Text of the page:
The trial judge submitted the disputed issues to the jury for determination under a charge which included instructions upon the consideration to be given R.S. 48:12-84, the socalled "Crossing Act," L. 1909, p. 137, which "in substance, provides that any person approaching the right of way of a railroad which crosses a public highway and at which a crossing bell has been installed by the railroad company designed to protect the traveling public from danger in passing over the crossing, is entitled to assume such warning appliance is in good and proper order and will be duly and properly operated,
unless a written notice 'Out of Order' be posted in a conspicuous place at such crossing, whereby such traveler will be warned of any danger in passing over said crossing, and that the failure to post such notice shall not bar any action for injuries to person or property, or for death caused at such crossing because of the failure of the person injured or killed to stop, look and listen before passing over the crossing." Snuffin v. McAdoo , 93 N.J.L. 231 (E. & A. 1919).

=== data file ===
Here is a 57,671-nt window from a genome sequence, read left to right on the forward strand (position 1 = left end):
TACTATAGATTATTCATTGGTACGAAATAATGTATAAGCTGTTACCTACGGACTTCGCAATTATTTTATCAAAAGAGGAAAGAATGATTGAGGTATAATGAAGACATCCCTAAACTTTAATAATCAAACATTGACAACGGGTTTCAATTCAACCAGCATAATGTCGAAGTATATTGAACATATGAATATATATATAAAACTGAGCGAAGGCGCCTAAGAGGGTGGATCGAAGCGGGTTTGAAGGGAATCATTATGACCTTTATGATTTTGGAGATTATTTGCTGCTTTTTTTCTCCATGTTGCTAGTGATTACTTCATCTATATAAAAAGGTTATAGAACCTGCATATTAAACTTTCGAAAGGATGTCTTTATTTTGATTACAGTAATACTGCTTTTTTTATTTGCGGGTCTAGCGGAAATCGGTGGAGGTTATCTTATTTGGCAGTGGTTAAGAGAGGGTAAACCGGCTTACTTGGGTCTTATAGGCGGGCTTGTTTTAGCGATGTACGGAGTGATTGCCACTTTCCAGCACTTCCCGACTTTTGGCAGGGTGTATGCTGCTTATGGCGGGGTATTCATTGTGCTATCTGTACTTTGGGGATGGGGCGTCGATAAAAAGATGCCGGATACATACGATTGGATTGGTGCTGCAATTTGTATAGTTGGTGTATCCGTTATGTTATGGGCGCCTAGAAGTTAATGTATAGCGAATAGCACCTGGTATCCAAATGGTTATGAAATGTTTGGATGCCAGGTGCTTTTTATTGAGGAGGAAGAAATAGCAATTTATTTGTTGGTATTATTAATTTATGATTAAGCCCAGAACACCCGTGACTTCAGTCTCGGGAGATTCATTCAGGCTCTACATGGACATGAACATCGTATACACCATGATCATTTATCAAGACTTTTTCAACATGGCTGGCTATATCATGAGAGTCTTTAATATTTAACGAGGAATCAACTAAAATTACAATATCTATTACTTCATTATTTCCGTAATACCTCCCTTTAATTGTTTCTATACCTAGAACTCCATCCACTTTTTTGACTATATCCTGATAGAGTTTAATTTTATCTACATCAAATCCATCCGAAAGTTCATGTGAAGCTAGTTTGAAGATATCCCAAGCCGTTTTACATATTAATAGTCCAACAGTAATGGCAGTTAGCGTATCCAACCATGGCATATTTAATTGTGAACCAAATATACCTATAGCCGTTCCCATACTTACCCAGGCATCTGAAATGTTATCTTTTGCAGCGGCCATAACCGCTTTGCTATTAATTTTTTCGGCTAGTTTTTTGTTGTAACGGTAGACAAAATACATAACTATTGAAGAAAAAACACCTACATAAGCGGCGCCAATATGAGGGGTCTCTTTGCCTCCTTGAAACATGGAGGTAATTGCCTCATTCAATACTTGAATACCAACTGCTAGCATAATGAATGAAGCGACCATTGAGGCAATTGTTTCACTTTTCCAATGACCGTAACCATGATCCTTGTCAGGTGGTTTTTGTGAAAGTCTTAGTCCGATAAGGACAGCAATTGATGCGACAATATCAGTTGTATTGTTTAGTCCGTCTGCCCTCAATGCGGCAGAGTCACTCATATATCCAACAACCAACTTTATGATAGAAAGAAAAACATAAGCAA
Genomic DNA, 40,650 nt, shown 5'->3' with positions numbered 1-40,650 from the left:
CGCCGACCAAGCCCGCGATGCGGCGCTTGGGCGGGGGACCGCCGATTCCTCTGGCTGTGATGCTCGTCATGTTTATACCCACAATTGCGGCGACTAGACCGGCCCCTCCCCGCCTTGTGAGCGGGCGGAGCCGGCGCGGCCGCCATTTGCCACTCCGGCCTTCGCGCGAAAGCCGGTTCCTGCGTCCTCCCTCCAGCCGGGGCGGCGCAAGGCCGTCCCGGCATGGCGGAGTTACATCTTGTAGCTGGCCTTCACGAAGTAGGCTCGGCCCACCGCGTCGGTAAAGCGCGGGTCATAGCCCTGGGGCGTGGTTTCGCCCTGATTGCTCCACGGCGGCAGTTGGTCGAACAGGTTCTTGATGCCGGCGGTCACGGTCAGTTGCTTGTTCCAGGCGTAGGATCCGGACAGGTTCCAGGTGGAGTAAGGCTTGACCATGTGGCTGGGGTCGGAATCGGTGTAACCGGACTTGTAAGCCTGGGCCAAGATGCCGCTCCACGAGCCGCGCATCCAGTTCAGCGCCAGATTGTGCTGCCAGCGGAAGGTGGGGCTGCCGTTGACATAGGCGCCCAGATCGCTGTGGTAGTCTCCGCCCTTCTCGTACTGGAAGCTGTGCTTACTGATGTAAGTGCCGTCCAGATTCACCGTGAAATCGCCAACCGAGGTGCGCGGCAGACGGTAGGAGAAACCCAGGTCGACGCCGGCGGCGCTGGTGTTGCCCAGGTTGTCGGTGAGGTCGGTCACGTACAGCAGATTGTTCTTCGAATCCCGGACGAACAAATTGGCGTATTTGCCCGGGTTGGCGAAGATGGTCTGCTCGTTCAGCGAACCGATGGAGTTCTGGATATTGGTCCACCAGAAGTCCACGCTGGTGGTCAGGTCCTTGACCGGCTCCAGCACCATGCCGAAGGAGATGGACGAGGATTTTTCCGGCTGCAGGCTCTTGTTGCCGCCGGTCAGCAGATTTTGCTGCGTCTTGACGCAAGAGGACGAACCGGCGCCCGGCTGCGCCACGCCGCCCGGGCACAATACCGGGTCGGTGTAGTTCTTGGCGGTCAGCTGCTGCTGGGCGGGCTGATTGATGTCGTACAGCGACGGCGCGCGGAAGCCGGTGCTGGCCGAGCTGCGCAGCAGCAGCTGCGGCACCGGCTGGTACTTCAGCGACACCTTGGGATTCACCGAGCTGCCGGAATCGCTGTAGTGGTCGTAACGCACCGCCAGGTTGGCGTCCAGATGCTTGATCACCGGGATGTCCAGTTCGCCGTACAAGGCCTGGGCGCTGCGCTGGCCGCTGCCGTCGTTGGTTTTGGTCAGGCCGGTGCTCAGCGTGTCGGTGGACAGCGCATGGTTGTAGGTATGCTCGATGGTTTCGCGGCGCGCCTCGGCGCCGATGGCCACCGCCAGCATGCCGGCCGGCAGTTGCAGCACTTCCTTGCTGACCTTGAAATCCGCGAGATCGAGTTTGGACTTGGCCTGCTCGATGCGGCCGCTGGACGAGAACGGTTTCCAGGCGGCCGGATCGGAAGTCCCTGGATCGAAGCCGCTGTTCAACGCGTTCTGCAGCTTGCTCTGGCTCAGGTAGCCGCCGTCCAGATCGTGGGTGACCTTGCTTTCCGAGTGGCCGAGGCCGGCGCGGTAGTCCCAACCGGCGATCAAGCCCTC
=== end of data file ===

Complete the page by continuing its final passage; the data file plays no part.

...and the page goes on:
Appellant argues that in the circumstances of this case it was error to charge, as the court did at plaintiffs' request, the text of that statute and several requests based thereon to the effect that Mrs. Gibson was entitled "to assume that it was safe for her to cross the tracks" if the crossing bell was not ringing because in that circumstance, "in the absence of any notice that the bell was 'Out of Order,' she was absolved from the duty of stopping, looking and listening." We are satisfied that in the text of the entire charge the requests were unobjectionable under the interpretation of the statute laid down by Baer v. Lehigh and Hudson River Ry. Co. , 93 N.J.L. 85 (Sup. Ct. 1919), affirmed 93 N.J.L. 446 (E. & A. 1919); Girardin v. N.Y. & Long Branch R.R. Co. , 135 N.J.L. 135 (E. & A. 1917); Fernetti v. West Jersey and Seashore R.R. Co. , 87 N.J.L. 268 (E. & A. 1915); Hatch v. Erie R.R. Co. , 88 N.J.L. 545 (Sup. Ct. 1916); and Snuffin v. McAdoo, supra. The contention that the charge attributed to the Crossing Act an effect which would "practically make the Railroad Company an insurer of the safety of one crossing its tracks and relieve him of all duty to exercise reasonable care for his own safety" is not supported by a study of the charge, which must, of course, be read in its entirety with due regard to the issues and proofs. Before ...